Whenever energy and power are needed in today’s age of miniaturization, rare-earth magnets are called upon to play a vital role. Applications abound, from the family car that uses on average 30 such magnets to powerful levitation systems on magnetic trains. All of this is made possible by elements with strange-sounding names: neodymium, lanthanum, samarium, yttrium and scandium – some of the “rare earths” or Lanthanide elements in the periodic table.
Solar Manufacturing recently shipped five Mentor vacuum furnaces to a company in the southeast United States that provides products to industries including aerospace and medical. The furnaces include a graphite-insulated hot zone, a load weight capacity of up to 250 pounds and a maximum operating temperature of 2400°F (1315°C). They will be used primarily to sinter and stress relieve stainless steel components.
G-M Enterprises, a Nitrex company, received a multimillion-dollar order from a global manufacturer of metal injection molding (MIM) products for two horizontal vacuum furnaces. These 2-bar sintering furnaces have a work area measuring 36 inches wide x 30 inches high x 84 inches long (900 x 762 x 2,100 mm), a 4,400-pound weight capacity, a maximum operating temperature of 2600°F (1430°C) and uniformity of +/- 10°F (+/- 5.5°C). A multistage debinder trap system designed to thermally extract binder from the parts is integral to the vacuum system. Sintering and debinding occur in a single cycle using a unique system design that is optimized to handle the maximum designed load capacity. Consequently, there is never a need to operate below the rated load capacity to achieve the required part quality.
Abbott Furnace Company received an order for a sintering furnace from a company that specializes in manufacturing ferrous-based, powder-metal components for the automotive, agricultural and industrial markets. The electrically heated, continuous-belt furnace, which is rated at 2150°F, will be delivered in the second quarter of 2020. Abbott Furnace will design, manufacture and install the furnace, which includes the Varicool cooling system. This will be the 36th furnace Abbott Furnace has supplied to this company.
L&L Special Furnace Co. Inc. shipped five box furnaces to a manufacturer of chemicals and chemical coating products located in the Midwest. These products are primarily used in the medical field as a coating and must be cured at 800°F. The furnaces can also be used for sintering of chemical powders up to 2200°F. The furnaces have an effective work zone of 10 inches high x 15 inches wide x 13 inches deep. They are designed to be placed on a benchtop or with an optional furnace stand.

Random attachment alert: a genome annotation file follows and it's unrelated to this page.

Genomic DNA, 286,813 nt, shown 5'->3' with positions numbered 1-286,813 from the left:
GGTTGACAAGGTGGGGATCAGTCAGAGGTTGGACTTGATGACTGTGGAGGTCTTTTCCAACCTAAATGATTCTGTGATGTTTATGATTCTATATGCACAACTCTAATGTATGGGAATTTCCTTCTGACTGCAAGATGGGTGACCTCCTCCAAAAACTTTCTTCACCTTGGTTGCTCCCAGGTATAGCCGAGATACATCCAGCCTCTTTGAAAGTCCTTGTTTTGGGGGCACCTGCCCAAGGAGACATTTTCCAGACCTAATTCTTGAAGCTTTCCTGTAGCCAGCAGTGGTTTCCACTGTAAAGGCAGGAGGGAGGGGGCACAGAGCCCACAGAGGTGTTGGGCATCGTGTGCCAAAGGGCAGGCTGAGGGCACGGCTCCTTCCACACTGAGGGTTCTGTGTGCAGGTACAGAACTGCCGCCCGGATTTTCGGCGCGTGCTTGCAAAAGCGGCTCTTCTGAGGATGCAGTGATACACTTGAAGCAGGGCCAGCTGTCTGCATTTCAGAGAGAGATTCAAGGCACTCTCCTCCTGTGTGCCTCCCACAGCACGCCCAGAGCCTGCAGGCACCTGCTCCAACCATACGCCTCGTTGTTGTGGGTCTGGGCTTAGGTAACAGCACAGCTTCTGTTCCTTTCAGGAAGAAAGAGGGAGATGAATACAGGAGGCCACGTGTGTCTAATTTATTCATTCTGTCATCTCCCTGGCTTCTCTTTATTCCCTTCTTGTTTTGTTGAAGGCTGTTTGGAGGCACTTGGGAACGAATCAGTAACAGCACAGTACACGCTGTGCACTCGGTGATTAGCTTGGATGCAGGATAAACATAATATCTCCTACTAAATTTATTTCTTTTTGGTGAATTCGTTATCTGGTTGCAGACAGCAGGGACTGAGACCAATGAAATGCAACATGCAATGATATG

Whether a component is produced through binder-jet additive manufacturing, metal injection molding or conventional press and sintering, lubricant removal continues to be one of the most common issues in sintering.
The ExOne Company is expanding its collaboration with Elnik Systems, a provider of debind and sinter equipment, and DSH Technologies, a provider of debind and sinter process consulting, to improve standardization of sintering for metals 3D printed with binder jetting. The expanded collaboration will focus on improving sintering profiles for metal parts 3D printed on ExOne binder-jetting systems. Standard profiles will be based on metal type and part features, including size, mass and other geometric elements. The companies will also co-develop an easy-to-use interface that will automatically load, or allow a user to select, sintering profiles.
L&L Special Furnace Co. Inc. shipped an electric box furnace to a U.S. manufacturer of calcium-phosphate materials used for medical devices. The calcium-phosphate powder is sintered in the furnace at a temperature of approximately 2200°F (1204°C). It is held at temperature for four to eight hours. The top layer is removed after processing, leaving pure calcium-phosphate powder. The powder is then mixed with proprietary materials and made into slurry that can be applied to various appliances deployed in the medical field.